Carol Laska is a veteran of the Worcester Albanian Festival. Born in NYC to Albanian parents, she lived there until she was five years old before making her home in Worcester “for the rest of her life”. Her whole family is from this central Massachusetts town where Albanians have settled from early 20th century. With a sizeable community estimated to be close to 20,000 comes the keeping of such Albanian traditions like cooking, music, the folk dances, as ways of honoring and passing down the heritage to the next generation. The Albanian Orthodox Church of St. Mary’s Assumption of Worcester is known as the birthplace and main organizer of the three-day event “production” that is held every alternate year since 1983. After a four-year gap due to Covid restrictions, this year’s event again gathered Albanians from near and far as well as locals on the Church’s property on 535 Salisbury Street. The Worcester Telegram and Gazette writes: “Local folks enjoyed a weekend visit to Albania without leaving town….the event which ends Sunday is the oldest and largest Albanian festival in the US.”
How did it all start and why does it go on? To get some answers about what the event meant for Albanians then and what brings them back here, I spoke to the unofficial Festival Veteran, Carol Laska. I found her by the entrance of St. Mary’s. She was carrying copies of the Albanian Cookbook from the storage room to the kiosk set up at the church courtyard. Starting in 1983 and working continuously since then, Carol Laska said that the first festivals were held on the Church’s property downtown at Mechanics Hall. “It was a bazaar as we called it and all the ladies prepared the food and did crafts like on Christmas or holidays,” she recalls.
I asked Carol how the idea of the festival came to be in the first place. She said the idea stemmed from the desire to serve the city of Worcester. “We have always done bazaars and fairs very well, which, at first, were one day events. How else can we serve the city? With the first festival, suddenly, we became part of the city’s culture scene. People knew about Albanian food, and we would alternate with the Greek cooking.” She believes that what brings everybody in, apart from the delicacies and ethnic dishes is the comradery. “They all come to meet family members and relatives,” says Carol. She remembers that her own family who is originally from Worcester would ask each other: “Are you going to come? And they would all meet here.” At first the fundraiser venue was by the building which was located on Wellington Avenue, downtown Worcester.”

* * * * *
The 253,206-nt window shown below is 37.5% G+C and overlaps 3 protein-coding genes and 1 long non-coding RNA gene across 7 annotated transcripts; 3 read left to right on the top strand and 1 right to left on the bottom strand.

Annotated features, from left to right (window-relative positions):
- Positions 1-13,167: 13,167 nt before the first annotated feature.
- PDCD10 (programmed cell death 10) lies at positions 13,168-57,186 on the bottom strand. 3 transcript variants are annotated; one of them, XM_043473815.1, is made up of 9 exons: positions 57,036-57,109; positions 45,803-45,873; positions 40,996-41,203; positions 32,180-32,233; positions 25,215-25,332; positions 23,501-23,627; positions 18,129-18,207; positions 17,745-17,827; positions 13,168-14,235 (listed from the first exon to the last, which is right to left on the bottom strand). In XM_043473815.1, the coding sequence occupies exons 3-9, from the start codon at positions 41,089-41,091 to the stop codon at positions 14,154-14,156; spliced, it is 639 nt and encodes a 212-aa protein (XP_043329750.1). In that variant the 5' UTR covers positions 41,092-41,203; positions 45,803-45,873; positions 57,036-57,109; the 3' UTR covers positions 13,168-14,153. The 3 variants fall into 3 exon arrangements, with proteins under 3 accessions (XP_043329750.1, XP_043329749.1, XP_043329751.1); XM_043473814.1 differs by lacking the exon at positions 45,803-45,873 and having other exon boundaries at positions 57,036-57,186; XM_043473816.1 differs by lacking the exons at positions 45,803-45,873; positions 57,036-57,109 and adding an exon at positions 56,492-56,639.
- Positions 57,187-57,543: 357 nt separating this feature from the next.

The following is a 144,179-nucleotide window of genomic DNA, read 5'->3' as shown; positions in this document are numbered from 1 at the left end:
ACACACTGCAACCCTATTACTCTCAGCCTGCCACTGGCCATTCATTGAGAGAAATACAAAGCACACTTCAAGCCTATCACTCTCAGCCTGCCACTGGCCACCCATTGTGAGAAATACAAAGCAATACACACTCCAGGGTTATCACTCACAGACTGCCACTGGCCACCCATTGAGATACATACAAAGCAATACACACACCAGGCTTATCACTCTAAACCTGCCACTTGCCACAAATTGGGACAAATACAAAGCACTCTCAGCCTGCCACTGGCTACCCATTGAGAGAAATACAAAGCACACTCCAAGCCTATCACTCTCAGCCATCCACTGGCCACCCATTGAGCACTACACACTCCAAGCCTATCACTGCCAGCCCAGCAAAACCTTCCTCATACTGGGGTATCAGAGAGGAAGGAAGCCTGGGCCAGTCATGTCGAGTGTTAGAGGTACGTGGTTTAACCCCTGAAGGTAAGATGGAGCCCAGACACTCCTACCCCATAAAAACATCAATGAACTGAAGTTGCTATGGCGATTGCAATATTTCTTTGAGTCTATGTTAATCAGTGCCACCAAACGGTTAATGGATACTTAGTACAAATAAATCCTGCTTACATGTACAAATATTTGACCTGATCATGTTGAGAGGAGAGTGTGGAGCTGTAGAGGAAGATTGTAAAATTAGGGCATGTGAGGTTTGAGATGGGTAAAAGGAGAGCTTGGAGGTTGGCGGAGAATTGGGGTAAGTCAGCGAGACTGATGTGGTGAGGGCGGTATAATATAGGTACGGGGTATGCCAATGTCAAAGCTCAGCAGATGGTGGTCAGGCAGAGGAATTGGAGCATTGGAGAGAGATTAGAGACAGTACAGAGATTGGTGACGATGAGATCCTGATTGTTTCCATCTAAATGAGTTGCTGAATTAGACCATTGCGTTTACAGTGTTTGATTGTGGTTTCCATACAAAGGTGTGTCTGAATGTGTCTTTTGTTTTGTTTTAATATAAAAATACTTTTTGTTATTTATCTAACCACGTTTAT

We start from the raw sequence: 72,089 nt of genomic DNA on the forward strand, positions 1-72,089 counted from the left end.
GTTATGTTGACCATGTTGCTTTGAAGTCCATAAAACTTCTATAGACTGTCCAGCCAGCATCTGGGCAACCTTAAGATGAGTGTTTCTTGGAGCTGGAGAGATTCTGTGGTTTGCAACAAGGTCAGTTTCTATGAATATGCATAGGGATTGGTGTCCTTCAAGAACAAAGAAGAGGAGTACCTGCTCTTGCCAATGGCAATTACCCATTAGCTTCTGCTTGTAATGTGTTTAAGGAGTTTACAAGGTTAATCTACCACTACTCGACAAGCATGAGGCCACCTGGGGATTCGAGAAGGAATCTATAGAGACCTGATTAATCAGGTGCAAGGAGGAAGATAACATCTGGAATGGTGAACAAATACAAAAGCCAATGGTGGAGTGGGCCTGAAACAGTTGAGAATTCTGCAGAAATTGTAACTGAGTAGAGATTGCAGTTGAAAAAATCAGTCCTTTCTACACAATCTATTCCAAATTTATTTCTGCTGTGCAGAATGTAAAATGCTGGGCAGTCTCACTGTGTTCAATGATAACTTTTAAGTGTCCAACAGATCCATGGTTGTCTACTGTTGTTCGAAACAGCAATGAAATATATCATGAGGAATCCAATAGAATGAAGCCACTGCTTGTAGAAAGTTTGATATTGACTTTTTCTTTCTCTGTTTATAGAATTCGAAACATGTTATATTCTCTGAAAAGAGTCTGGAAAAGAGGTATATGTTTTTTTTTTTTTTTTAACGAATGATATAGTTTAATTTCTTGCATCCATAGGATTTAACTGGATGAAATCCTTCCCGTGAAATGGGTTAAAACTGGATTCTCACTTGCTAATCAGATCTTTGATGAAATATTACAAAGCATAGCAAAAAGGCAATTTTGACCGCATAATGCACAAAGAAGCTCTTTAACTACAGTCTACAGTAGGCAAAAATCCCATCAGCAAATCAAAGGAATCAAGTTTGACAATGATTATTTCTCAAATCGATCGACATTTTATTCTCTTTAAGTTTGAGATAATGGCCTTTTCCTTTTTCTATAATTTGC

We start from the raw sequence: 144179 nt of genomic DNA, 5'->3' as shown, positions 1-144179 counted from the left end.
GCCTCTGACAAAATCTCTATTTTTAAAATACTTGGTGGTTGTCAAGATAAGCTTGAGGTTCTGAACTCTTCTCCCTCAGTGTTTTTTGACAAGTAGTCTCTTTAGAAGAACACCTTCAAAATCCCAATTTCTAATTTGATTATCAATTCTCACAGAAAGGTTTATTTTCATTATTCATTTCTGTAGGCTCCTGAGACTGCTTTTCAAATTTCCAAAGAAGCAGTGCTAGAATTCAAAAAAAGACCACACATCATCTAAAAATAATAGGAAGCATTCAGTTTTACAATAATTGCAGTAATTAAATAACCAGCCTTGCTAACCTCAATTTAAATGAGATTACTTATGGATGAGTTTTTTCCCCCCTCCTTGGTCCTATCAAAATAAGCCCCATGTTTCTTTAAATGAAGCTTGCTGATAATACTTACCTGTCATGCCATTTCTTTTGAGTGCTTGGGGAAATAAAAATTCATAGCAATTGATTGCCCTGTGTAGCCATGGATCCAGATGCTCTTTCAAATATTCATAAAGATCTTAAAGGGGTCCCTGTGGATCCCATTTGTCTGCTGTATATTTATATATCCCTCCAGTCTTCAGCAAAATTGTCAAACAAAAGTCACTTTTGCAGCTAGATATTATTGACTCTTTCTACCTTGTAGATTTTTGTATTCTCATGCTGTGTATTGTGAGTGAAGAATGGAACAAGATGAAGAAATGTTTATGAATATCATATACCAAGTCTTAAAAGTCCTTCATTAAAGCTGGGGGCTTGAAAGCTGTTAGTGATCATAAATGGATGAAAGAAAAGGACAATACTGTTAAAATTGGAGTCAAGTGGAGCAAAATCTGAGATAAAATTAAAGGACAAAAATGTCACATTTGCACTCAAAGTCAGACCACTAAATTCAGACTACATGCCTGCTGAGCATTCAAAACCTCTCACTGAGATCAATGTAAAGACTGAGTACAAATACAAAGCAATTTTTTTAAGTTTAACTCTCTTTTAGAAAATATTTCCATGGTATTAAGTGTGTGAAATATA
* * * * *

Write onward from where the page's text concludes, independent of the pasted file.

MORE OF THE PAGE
Her early memories of the bazaars are integrated with the stories her family has told her and the accounts of the former chairs of the Church. “The first ones went very well, and we raised money for the church so the St. Mary’s Assumption Albanian Orthodox church could stay open.”
I wondered which festival of which year stood out to Carol, in the 40-year period of holding the event. Ms. Laska said that it was the integration of the dances in the last twenty years or so. The young generation learning the Albanian steps was an important part of the culture that was embraced by the festival and organizers. “The families want their children to learn the dances. Originally, it started by the men and women who were part of the dance group. Seeing members dressed up in traditional Albanian costumes added vibrancy and color to the gathering,” said Carol.
Since Worcester Albanians have settled for over a century, I posed a question of the community’s dynamic in the context of the church fundraiser. With the new wave of immigrants coming in from Albania after the collapse of the previous system in the 90s, the newcomers found the festival to be a link between generations while being an expression of Albanian hospitality. “They wanted to be part of the community and getting involved with the festival was one way of doing it,” she indicated. That brings up an important point in our conversation. Although St. Mary’s Assumption is an Orthodox Church and most expats and members are from Southern towns like Korca, villages like Dardha and surrounding area, Carol points out that there is a large portion of Albanians who are Muslim. But being Albanian is the main theme. “It is a cultural center. They all meet here at different holidays and that is the way it has always been.”
Carol Laska has been on the Board of the Church for a few years. Currently, she is also very proud to continue with her duties as the Chairperson of the Albanian Cookbook. While holding the reprints in her hands, she says that “the book of was put together by all the little ladies who made sure to write down the recipes and measurements of the Albanian delicious dishes,” for posterity.